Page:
Learning from a vegan master
Since 1980, Chef Ron Pickarski (at right) has spent his career taking plant-based food further through research, development, teaching and writing cookbooks. He was the first vegan chef to be awarded a CEC designation by American Culinary Federation.
Bowties with meat sauce
Pickarski is also the founder of Eco-Cuisine Natural Foods, which makes plant-based dry mixes (made with ingredients like dried vegetables, grains, beans, soy, pulses and seitan) that can replace meat, as with the meat sauce in this dish.
Chef to chef
Rice U Senior Executive Chef Johnny Curet, CEC, (left) was looking for a good vegan cookbook when he came across Pickarski’s book, which he ordered and loved. “I said, ‘This looks like what we’re looking for: classical cooking and being current with plating techniques,’” Curet says. The two ended up speaking by phone and arranging the visit.
This vegan “chicken” cacciatore features a plant-based chicken product and fried basil leaves. Pickarski calls his style of cooking “a more evolved version of vegetarian food,” something he describes as being the last frontier in cuisine. He made headlines in 1992, when he led a team from the U.S. to win a gold medal in the International Culinary Olympics using only a plant-based menu.
This vegan roulade is another example of a traditional techniques applied to vegetarian cooking. For Pickarski, classic technique is a jumping-off point in the recipes he develops, with an eye towards how foodservice operations can do plant-based, speed-scratch cooking with minimal labor and cost.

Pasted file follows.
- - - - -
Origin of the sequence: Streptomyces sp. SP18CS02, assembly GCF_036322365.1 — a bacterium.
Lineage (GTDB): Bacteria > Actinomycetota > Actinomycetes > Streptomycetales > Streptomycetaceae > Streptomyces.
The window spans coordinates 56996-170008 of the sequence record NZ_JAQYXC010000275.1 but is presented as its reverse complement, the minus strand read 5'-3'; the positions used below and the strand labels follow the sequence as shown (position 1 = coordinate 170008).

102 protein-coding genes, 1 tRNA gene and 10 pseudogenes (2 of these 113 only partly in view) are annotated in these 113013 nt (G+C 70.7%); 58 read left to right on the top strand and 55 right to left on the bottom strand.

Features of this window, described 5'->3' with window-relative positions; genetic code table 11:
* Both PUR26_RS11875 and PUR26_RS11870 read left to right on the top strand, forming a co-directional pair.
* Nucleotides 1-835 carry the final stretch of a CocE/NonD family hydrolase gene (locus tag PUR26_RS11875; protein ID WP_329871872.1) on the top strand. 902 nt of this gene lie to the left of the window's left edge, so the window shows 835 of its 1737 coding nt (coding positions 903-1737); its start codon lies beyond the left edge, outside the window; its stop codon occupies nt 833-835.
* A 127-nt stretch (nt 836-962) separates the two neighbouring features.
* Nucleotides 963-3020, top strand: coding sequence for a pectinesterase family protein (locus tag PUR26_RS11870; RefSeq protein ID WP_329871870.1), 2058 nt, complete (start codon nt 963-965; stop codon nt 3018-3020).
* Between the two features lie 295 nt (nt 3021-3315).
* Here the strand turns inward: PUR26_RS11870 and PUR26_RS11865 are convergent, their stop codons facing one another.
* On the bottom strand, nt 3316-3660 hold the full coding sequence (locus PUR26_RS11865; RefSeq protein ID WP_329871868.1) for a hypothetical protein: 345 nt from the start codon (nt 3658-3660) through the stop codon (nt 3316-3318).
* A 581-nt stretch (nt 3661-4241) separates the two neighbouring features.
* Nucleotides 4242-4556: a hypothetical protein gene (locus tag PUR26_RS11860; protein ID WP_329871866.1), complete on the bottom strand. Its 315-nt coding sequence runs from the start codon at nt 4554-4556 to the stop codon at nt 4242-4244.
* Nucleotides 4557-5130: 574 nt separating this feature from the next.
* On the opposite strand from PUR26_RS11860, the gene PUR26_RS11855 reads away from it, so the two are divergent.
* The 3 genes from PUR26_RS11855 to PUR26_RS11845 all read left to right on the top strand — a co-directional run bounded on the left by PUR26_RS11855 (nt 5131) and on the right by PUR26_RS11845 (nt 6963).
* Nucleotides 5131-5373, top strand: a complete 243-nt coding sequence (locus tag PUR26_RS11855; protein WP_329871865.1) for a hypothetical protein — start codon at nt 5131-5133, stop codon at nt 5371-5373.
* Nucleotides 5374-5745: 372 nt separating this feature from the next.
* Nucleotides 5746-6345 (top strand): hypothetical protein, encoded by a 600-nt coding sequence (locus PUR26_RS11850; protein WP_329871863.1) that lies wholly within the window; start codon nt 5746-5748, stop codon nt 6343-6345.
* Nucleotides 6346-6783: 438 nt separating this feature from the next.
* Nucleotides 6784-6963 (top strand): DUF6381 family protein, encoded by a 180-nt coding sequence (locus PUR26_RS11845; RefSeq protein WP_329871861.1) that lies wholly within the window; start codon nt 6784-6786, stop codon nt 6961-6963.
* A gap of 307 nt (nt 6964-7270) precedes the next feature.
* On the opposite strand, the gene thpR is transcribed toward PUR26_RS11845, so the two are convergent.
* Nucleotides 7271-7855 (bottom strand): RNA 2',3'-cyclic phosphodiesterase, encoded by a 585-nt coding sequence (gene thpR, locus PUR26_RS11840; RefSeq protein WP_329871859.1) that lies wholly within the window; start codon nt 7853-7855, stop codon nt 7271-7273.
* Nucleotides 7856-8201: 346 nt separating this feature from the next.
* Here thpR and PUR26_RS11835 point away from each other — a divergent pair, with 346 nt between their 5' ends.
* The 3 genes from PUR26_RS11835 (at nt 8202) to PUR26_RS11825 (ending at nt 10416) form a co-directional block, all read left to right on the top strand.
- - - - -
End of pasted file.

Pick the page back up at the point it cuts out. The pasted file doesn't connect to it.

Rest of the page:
Pasta with cream sauce
There’s no dairy here: this Sicilian-accented sauce is made with cashew cream, onion, garlic and green olives. Vegetables are cooked as a confit: “bell pepper, carrots and onions covered with olive oil and cooked really slow for a long time,” Curet says.
BBQ "chicken" sliders
Using chicken-style fake meat, the team julienned strips of the product, added barbecue sauce and made sandwiches with caramelized red onion. “We don’t say, ‘Here, try the vegan slider,” Curet says. “We say, ‘Try this slider. By the way, it’s vegan.’”
Yes, it’s possible. The charcuterie here gets flavor from smoked yeast, “not liquid smoke, which I’m not a fan of,” Curet says. “This one was unbelievable.” White beans create the marbling effect.
German chocolate cake
Pastry chefs joined Pickarski on the second day, and created dishes like this German chocolate cake, which uses neither sugar, cream nor butter.
A thin layer of raspberry puree takes this vegan dessert (made with vegan chocolate ganache) over the top. Someone from the maintenance staff walked by, grabbed a piece and took a bite. “He was like, ‘This is VEGAN?’” Curet says.
With the leftover vegan ganache, cookies got a sweet coat of glossy chocolate (zero-trans fat vegan shortening creates the sheen).
A new approach to vegan cooking
Curet hopes the chefs took away a lesson from Pickarski’s visit. “Let’s think of vegan cooking as a cuisine, not as a lifestyle,” Curet says. “Thinking of being a vegan as a lifestyle was bogging us down. Like you have to be a certain kind of person and have certain values…not that those are bad values, but we had to change the way we think.”